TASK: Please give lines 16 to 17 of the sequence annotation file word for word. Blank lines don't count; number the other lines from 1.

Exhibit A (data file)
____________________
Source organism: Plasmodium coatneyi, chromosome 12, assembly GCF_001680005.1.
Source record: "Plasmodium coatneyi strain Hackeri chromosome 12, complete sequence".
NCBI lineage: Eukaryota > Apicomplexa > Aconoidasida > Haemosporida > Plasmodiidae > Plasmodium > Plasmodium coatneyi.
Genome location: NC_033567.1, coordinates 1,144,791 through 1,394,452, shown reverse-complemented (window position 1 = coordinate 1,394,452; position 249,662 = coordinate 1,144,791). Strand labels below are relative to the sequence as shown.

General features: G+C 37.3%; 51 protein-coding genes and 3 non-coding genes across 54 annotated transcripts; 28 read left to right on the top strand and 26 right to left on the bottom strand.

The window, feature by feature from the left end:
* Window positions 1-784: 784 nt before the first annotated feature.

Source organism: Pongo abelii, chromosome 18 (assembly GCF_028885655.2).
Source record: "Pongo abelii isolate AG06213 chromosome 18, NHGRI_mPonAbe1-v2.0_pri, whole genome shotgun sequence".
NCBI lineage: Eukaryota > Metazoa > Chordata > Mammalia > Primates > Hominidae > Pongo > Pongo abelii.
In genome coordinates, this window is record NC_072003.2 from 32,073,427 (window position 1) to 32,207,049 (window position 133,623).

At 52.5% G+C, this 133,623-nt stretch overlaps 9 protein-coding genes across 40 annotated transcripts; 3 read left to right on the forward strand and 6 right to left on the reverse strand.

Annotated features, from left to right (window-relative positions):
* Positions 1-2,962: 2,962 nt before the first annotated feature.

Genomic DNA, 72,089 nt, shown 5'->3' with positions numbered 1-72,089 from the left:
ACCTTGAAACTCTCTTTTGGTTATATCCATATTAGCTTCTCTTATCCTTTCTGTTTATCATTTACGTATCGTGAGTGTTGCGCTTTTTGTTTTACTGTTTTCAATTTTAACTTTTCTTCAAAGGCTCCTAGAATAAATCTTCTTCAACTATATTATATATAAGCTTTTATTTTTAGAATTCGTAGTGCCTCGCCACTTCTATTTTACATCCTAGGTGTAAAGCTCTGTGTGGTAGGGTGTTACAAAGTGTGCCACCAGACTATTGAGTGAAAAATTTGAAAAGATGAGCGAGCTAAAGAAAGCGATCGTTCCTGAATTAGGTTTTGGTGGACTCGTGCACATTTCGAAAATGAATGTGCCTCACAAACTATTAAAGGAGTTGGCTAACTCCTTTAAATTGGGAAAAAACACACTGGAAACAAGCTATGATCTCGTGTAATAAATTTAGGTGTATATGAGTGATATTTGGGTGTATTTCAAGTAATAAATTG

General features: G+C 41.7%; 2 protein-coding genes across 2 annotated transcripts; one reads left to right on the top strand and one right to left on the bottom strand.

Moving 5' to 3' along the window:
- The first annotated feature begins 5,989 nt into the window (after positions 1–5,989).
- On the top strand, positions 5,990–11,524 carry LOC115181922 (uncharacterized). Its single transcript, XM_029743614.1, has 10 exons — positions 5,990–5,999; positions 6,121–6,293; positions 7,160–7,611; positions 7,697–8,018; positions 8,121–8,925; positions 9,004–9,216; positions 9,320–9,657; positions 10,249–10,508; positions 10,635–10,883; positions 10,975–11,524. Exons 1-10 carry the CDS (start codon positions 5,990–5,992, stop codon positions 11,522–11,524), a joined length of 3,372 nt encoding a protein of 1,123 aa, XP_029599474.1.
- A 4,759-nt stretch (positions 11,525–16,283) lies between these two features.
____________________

ACCTTGAAACTCTCTTTTGGTTATATCCATATTAGCTTCTCTTATCCTTTCTGTTTATCATTTACGTATCGTGAGTGTTGCGCTTTTTGTTTTACTGTTTTCAATTTTAACTTTTCTTCAAAGGCTCCTAGAATAAATCTTCTTCAACTATATTATATATAAGCTTTTATTTTTAGAATTCGTAGTGCCTCGCCACTTCTATTTTACATCCTAGGTGTAAAGCTCTGTGTGGTAGGGTGTTACAAAGTGTGCCACCAGACTATTGAGTGAAAAATTTGAAAAGATGAGCGAGCTAAAGAAAGCGATCGTTCCTGAATTAGGTTTTGGTGGACTCGTGCACATTTCGAAAATGAATGTGCCTCACAAACTATTAAAGGAGTTGGCTAACTCCTTTAAATTGGGAAAAAACACACTGGAAACAAGCTATGATCTCGTGTAATAAATTTAGGTGTATATGAGTGATATTTGGGTGTATTTCAAGTAATAAATTG

General features: G+C 41.7%; 2 protein-coding genes across 2 annotated transcripts; one reads left to right on the top strand and one right to left on the bottom strand.